Topic 17: Arduino control with Matlab
Arduino and Matlab (download Arduino sketchs and Matlab example code from the MathWorks web site)
The above link will take you to the Mathworks website where you can download the Arduino sketches ('.ino' files) and Matlab examples ('.m' files) of how to get Matlab to interact with Arduino using the code provided there. This example code was all written by Matlab and serves as the original 'MATLAB Support for Arduino (aka ArduinoIO Package)'. I say 'original' because newer versions of Matlab have significantly changed and improved how Matlab interacts with Arduino. Although the changes represent an improvement in terms of simplicity of use and efficiency of communications with Arduino, the newer Matlab support for Arduino is more complex to understand and requires understanding of Matlab Object Oriented programming.
I have created a single 'simple' Matlab '.m' file that contains all the Matlab functions for communicating with Arduino and an example Matlab '.m. file and a Matlab '.fig' file for a Graphic User Interface (GUI) Matlab program to run a servo motor. Those three files are located in a single zipped file located here (click to download file - note the file has an extension of '.txt'. Once it is downloaded, rename the extension to '.zip' and then extract it). Once extracted, it contains three individual files:
The file 'arduino_functions_simple.m' is a single Matlab '.m' file with many different functions. This '.m' file will not run in Matlab - i.e., it does not do anything on it's own. It is simply intended to be a 'resource file' or 'holder file' for all the different Matlab functions for allowing Matlab to interact with Arduino. I have named it 'arduino_simple_functions.m' because I have cut out and removed a lot of the code from the original Matlab-Arduino download at the top of this page to make these functions easier to understand and easier to work with. The code I have removed from the original is largely error checking code. The error checking code is useful to have to make sure Matlab programs are robust and don't crash due to incorrect input parameters, however, having all that extra code in the files makes it far more complex to understand how the Matlab code actually works.
The other two files are:
Create a folder under your Matlab folder and save these two files into that folder on your computer. Connect up an Arduino Uno R3 via the USB port on your computer. After connecting Arduino to your computer, you will need to check the BAUD rate and the COM port number that have been assigned to Arduino. These setting can be checked in the Device Manager on your computer. To get to the Device Manager, go to Start>Control Panel>Device Manager on your computer.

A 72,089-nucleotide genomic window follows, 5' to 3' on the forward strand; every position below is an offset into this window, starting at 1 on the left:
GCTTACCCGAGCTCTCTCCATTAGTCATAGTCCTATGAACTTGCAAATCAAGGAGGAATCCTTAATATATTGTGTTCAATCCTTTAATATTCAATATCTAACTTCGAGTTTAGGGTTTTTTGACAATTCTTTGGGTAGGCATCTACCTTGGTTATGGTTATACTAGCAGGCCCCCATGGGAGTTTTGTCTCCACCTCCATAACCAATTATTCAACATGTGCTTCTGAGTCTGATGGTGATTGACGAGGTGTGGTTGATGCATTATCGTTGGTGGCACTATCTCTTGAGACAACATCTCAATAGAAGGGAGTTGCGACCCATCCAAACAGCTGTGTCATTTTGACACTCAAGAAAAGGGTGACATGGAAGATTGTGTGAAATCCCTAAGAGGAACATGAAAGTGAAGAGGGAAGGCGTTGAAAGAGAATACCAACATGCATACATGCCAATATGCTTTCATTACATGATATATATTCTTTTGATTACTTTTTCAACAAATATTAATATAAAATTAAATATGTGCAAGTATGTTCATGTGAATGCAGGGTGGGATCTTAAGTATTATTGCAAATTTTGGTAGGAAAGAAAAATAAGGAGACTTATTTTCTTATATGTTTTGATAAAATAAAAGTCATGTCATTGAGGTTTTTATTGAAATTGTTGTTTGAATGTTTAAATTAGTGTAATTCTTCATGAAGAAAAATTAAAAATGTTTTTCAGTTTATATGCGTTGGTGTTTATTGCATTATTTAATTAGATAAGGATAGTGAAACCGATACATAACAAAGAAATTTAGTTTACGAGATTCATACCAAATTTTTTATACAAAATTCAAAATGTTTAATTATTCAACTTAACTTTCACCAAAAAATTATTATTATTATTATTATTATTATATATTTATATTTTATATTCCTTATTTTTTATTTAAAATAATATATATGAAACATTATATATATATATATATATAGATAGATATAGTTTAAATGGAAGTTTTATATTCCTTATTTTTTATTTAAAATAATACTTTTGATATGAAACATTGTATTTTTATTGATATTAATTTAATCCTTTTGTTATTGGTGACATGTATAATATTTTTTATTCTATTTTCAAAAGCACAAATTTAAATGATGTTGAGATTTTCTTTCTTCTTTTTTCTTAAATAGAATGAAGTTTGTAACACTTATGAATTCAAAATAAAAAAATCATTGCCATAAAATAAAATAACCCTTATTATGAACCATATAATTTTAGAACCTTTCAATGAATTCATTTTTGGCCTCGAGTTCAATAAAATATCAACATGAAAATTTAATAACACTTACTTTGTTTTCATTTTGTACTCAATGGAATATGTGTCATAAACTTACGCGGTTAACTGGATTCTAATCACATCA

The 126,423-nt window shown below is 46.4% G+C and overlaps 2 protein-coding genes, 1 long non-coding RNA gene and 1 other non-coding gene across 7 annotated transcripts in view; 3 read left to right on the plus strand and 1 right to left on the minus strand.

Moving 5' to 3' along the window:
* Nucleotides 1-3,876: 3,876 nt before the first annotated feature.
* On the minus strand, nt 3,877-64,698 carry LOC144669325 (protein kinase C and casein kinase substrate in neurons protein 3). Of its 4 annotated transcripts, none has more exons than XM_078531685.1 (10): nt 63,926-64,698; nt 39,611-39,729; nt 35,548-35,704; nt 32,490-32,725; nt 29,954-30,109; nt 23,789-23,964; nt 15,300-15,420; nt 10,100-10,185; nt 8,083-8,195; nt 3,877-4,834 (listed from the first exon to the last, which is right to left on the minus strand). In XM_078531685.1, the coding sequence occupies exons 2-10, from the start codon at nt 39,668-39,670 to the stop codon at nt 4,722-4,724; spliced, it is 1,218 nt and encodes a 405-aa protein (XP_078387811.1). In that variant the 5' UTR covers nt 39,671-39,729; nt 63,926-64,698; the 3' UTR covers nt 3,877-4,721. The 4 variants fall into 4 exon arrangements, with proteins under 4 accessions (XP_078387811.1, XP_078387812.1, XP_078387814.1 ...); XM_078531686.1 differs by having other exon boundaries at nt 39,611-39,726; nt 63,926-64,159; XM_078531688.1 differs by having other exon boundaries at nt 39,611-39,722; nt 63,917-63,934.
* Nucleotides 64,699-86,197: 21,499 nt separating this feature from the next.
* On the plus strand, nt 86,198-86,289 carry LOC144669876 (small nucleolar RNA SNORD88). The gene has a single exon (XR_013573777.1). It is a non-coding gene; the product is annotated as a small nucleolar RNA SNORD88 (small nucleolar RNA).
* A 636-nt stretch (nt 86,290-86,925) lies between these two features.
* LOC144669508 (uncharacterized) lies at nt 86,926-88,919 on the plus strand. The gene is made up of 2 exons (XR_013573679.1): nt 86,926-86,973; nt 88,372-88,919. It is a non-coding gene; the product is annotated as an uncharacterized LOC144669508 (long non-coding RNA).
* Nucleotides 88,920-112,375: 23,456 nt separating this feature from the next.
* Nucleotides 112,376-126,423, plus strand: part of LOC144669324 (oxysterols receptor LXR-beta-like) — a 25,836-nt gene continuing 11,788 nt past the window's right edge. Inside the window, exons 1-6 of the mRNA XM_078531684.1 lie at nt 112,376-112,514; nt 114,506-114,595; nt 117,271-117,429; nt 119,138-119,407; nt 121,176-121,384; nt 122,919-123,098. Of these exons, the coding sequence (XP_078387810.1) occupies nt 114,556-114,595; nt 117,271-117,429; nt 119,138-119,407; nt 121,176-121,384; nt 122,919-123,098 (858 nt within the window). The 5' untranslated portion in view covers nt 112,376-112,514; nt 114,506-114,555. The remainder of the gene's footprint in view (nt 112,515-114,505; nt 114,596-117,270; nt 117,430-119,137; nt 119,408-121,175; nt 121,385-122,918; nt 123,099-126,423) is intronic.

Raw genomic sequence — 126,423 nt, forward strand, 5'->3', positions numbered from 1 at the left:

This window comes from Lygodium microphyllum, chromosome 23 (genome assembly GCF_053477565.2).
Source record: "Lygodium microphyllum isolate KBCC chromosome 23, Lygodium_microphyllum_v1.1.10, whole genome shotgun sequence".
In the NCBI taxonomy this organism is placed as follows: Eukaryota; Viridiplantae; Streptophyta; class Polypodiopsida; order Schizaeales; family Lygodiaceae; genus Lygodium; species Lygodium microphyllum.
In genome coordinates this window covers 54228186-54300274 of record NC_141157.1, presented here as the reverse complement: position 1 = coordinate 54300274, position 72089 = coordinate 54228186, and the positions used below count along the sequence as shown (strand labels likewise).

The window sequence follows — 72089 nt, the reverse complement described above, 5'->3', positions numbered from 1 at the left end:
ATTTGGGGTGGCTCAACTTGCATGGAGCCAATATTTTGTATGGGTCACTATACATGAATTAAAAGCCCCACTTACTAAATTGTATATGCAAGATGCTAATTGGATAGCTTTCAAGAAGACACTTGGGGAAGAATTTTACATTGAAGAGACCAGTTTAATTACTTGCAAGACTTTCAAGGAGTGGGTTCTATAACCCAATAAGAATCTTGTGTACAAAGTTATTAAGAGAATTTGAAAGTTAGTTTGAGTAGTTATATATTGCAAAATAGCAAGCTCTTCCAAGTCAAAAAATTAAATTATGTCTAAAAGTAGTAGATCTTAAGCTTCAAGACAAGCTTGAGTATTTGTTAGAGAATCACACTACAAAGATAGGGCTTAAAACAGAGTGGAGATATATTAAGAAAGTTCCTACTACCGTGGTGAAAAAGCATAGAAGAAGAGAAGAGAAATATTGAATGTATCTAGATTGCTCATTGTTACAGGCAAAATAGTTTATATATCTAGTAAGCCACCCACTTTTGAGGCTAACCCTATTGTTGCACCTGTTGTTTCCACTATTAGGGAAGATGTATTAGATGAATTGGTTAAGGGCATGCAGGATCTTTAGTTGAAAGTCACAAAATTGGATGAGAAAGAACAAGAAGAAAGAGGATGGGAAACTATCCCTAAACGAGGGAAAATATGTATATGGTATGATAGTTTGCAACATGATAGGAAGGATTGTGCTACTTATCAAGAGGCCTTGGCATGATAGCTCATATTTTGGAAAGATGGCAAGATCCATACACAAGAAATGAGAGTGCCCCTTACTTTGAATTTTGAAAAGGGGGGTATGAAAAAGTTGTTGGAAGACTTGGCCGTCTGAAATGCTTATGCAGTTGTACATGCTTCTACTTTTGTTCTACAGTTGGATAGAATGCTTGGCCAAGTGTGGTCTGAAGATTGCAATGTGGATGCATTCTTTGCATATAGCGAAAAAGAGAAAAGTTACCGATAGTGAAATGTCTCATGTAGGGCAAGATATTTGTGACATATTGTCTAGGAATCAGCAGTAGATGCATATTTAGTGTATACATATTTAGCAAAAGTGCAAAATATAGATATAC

Then click on the 'Ports (COM & LPT)' drop down menu. You should see your connected Arduino there. The two settings (COM port number and BAUD rate) need to correspond to the BAUD rate and the COM port number used in the Matlab code. If they are not the same, the Arduino board will not be recognized by Matlab. If the COM port number is not 'COM3' then you will have to change the COM port number in the Matlab code to match the COM port number assigned to Arduino on your computer. If the BAUD rate is not set to 115200 on your computer, then you will need to change the BAUD rate to this value in the Device Manager.
Once you have checked the settings, you will then need to upload an appropriate Arduino sketch to Arduino using the Arduino Integrated Development Environment (IDE) which is downloaded from the Arduino web site. Since the Matlab code I have provided is a Matlab example that runs a servo motor, upload the 'motor_v1.ino' or the 'motor_v2.ino' sketch to Arduino. Both of these sketches allow for servo motor control on Arduino. Once the sketch is uploaded to Arduino, connect a servo motor to the Arduino as instructed on the Adafruit web site tutorial and run the '.m' file in Matlab. A Matlab GUI will open (the '.fig' file).
Click on the 'Connect Arduino' button and if the COM potr number and the BAUD rate settings mentioned above are correct, then Arduino will be connected. Select the correct Channel that the servo motor is connected to on Arduino and then try moving the servo motor.